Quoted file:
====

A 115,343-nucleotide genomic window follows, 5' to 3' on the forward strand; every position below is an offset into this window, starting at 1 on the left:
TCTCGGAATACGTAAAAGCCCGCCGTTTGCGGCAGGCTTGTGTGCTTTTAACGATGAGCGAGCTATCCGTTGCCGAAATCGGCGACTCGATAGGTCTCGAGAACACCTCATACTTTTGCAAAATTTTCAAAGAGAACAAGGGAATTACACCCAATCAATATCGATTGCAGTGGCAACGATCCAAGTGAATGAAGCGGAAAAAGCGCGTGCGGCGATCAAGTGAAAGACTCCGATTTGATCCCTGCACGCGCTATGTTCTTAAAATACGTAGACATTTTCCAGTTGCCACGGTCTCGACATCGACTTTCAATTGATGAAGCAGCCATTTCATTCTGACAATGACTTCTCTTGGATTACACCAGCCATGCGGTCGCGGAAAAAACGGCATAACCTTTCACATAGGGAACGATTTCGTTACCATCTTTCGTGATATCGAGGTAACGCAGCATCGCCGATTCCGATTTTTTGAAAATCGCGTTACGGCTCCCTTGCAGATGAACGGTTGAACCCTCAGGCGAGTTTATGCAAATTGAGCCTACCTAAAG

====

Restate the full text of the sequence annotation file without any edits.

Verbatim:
A 115,343-nucleotide genomic window follows, 5' to 3' on the forward strand; every position below is an offset into this window, starting at 1 on the left:
TCTCGGAATACGTAAAAGCCCGCCGTTTGCGGCAGGCTTGTGTGCTTTTAACGATGAGCGAGCTATCCGTTGCCGAAATCGGCGACTCGATAGGTCTCGAGAACACCTCATACTTTTGCAAAATTTTCAAAGAGAACAAGGGAATTACACCCAATCAATATCGATTGCAGTGGCAACGATCCAAGTGAATGAAGCGGAAAAAGCGCGTGCGGCGATCAAGTGAAAGACTCCGATTTGATCCCTGCACGCGCTATGTTCTTAAAATACGTAGACATTTTCCAGTTGCCACGGTCTCGACATCGACTTTCAATTGATGAAGCAGCCATTTCATTCTGACAATGACTTCTCTTGGATTACACCAGCCATGCGGTCGCGGAAAAAACGGCATAACCTTTCACATAGGGAACGATTTCGTTACCATCTTTCGTGATATCGAGGTAACGCAGCATCGCCGATTCCGATTTTTTGAAAATCGCGTTACGGCTCCCTTGCAGATGAACGGTTGAACCCTCAGGCGAGTTTATGCAAATTGAGCCTACCTAAAG